The second guiding principle is that preparation is better than reaction. If you are able to train your group to a level that you can be confident that they will make sensible choices (river crossing, steep slopes, sun screen, nutrition etc) you can significantly reduce the likelihood of something going wrong. Teenagers are inherently unpredictable, which adds to the excitement, but the more practice the easier it is to judge what they might do presented with a challenge.

The other side of preparation is that of the supervision teams. This starts 12 months or more ahead of the expedition with risk assessments and recces, considerable paperwork and consultation. It continues right up to the point that boots hit the ground and then is under constant review with updates as the weather changes and groups’ progress is monitored.

If the overall goal is to provide the experience of self-sufficiency in wild country then a delicate balance must be achieved. Obviously if you park up the minibus, kick a group out on Dartmoor and tell them you will pick them up in three days they will very definitely be self-sufficient. Realistically though without progressive exposure to the rigors of expedition life the group may well come to serious harm and at best be overwhelmed or pick up bad habits out of necessity. At the other end of the scale if you walk with the group all the time and navigate for them you are furfilling the role of a guide/baby sitter and the moment you pop to the toilet the group will freak out not knowing how to make their own decisions.

Every group that goes out on expedition fills out a routecard which details where they will be when and has a column for what they will do in an emergency to escape. If the group was fully predictable and capable to the point that they did exactly what was said on the routecard life would be swell and there would also be no point in me being there. In 13 years of supervising and assessing DofE groups all over the UK and abroad I have never encountered a group that entirely fits the routecard. It is however a very useful starting point. In addition we can check groups through checkpoints at regular intervals so that we at least know exactly where they were, say, an hour ago or pick up on any problems the group might be having. Then there is boxing. Boxing is when you metaphorically keep groups boxed-in either by using features such as roads, forests and rivers that they should not cross or by placing supervisors in strategic places if the visibility is good. On Dartmoor the visibility is rarely good but this weekend was an exception and provides a good example.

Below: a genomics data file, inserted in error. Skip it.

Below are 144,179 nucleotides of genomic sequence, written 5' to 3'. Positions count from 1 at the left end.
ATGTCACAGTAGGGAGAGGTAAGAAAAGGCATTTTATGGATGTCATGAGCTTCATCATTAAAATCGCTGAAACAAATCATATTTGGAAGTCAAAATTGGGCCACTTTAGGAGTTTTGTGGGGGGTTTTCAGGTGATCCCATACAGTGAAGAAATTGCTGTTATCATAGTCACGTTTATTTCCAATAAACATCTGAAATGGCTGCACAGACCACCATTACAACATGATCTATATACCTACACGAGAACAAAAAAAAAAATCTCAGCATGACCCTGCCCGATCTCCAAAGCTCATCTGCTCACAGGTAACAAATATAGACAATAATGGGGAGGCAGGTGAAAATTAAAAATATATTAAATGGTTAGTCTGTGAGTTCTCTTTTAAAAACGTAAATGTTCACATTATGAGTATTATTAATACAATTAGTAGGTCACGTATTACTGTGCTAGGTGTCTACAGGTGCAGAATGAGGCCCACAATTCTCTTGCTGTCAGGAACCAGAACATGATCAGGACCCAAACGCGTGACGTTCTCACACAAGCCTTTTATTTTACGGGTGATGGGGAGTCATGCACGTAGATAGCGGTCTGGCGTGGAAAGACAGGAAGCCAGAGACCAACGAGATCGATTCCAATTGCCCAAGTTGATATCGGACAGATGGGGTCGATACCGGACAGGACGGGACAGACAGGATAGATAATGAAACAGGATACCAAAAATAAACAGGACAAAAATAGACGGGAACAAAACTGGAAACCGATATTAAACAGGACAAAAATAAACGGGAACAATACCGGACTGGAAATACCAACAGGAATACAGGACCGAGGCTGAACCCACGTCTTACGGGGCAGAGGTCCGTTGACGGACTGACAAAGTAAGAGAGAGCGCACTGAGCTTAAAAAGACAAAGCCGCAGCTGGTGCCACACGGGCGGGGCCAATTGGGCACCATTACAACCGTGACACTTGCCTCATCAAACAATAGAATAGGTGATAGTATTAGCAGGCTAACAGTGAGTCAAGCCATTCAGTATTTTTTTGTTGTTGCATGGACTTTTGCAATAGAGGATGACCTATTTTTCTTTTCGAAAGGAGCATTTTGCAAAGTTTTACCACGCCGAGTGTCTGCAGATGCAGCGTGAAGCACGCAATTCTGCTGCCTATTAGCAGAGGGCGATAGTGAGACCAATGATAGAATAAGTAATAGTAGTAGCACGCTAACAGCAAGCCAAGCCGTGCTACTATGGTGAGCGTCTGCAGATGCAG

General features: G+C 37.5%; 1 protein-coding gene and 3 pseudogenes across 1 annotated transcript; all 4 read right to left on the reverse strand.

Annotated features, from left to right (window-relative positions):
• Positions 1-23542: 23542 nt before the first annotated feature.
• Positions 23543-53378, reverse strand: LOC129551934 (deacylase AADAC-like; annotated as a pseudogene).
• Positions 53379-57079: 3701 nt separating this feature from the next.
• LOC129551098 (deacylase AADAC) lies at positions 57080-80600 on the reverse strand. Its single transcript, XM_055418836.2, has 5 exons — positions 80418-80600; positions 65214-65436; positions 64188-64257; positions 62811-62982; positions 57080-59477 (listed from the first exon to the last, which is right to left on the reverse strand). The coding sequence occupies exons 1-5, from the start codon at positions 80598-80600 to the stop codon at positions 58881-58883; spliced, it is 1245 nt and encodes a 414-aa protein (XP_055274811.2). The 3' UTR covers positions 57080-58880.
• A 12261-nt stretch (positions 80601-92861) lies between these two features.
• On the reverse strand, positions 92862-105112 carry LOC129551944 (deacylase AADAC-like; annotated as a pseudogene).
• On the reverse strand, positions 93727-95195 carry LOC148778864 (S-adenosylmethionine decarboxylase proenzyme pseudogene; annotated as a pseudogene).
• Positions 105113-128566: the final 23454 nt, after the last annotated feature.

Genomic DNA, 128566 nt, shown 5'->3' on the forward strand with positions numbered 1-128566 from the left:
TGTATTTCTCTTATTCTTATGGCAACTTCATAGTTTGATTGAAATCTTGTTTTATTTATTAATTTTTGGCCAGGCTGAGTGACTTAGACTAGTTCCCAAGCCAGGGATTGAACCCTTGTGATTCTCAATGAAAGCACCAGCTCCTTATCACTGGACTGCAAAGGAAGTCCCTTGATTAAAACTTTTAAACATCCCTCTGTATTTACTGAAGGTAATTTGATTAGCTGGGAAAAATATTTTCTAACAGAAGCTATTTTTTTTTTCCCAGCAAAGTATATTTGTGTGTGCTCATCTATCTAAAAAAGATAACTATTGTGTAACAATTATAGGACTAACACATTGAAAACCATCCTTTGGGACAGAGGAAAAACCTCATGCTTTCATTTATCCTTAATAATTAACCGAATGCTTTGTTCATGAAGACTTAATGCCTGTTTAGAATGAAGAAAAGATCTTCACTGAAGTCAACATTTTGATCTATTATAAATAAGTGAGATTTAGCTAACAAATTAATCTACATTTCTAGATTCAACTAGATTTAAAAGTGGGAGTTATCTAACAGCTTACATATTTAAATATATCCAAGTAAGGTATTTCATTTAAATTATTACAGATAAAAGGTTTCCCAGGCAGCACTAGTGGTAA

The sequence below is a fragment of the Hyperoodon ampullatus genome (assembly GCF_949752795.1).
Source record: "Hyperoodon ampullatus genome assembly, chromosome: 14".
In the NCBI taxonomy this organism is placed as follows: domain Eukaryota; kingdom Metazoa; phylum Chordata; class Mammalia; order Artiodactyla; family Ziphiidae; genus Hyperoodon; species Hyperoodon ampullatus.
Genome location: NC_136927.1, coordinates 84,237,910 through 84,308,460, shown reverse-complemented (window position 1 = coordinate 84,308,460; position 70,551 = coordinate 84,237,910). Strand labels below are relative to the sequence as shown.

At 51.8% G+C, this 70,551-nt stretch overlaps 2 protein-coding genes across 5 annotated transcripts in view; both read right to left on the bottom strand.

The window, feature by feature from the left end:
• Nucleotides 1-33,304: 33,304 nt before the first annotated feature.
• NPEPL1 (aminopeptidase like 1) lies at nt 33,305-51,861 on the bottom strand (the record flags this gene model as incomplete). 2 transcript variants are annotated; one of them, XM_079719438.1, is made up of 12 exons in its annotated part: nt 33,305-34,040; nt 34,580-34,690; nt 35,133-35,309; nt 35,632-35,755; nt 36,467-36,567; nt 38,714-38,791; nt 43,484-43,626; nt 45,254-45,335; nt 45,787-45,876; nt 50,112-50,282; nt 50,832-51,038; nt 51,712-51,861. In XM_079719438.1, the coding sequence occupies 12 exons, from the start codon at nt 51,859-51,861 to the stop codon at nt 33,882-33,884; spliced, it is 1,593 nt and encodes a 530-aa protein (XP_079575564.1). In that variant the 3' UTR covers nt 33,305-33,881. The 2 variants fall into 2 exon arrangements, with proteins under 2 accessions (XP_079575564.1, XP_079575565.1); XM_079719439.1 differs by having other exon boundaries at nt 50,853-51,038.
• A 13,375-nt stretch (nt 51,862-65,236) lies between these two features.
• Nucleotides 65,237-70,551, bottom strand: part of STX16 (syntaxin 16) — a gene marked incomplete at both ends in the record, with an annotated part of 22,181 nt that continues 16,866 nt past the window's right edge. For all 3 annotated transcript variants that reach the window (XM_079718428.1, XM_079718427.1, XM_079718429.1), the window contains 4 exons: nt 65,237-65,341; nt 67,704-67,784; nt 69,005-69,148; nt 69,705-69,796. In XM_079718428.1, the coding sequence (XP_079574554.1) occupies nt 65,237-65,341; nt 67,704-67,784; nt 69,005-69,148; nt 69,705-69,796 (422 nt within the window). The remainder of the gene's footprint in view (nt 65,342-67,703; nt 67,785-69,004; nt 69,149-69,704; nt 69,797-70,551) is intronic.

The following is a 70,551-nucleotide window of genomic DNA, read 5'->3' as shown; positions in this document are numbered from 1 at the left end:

The group that shall remain unnamed but I would say is a classic Silver level all boys group that loves to hike in straight lines regardless of the obstacles had a couple of navigational blips but were otherwise strong. At Silver practice level, for me, it feels like the moment you take the stabilisers off a child’s bike and have to trust that they have picked enough up that when you let go of the saddle they stand a good chance of peddling themselves. Similarly when learning they will have a few crashes. To extend the analogy as far as I can the challenge as supervisor is too pick nice soft grass to do it on not hard concrete with broken glass. In the picture above the arrow points the the group. Supervision from this distance simply could not be achieved in cloudy conditions but as it was we were able to stand on high ground and keep an eye on them, allowing them to discover their own mistakes and make corrections themselves. In this fashion the learning is much more permanent and deeper than one of us stopping them and pointing them in the right direction. At the point that they just did not seem to be getting back on course we where able to direct another supervision team in to put them back on track.

In very little time these young people have gone from never having looked a map properly to navigating tors and valleys following contours and compass bearings to sleep out in the wilds away from any settlement. That is quite an accomplishment and we are all very proud of them. Not least as half my supervision team comprises of last years Gold participants now senior Young Leaders demonstrating that not only are they capable in their own right but are also taking on responsibility for the next generation.

Lastly a comment on the difference between remote supervision and snooping. There is nothing worse for a group than feeling like they are never safe from the eyes of authority out on the hill. Supervision, in my opinion, should not be done fully camouflaged up hiding behind a rock with a telescopic night sight (fun through that would be). When I’m supervising or assessing and try to tell the groups that if you cannot see me I’m most likely not there. I try to wear visible clothing so I can be seen for a distance and whilst I do use binoculars to identify groups I do it from a prominent place so it is obvious. The purpose of magnification is to confirm I have the right group which takes moments to deduce. There is just no need to stare through binos at a group for protracted periods of time counting how many times they pick their nose. They need space. Isn’t that why we love the great outdoors, to get a little space?

Well done all Silvers, Gold practices up next!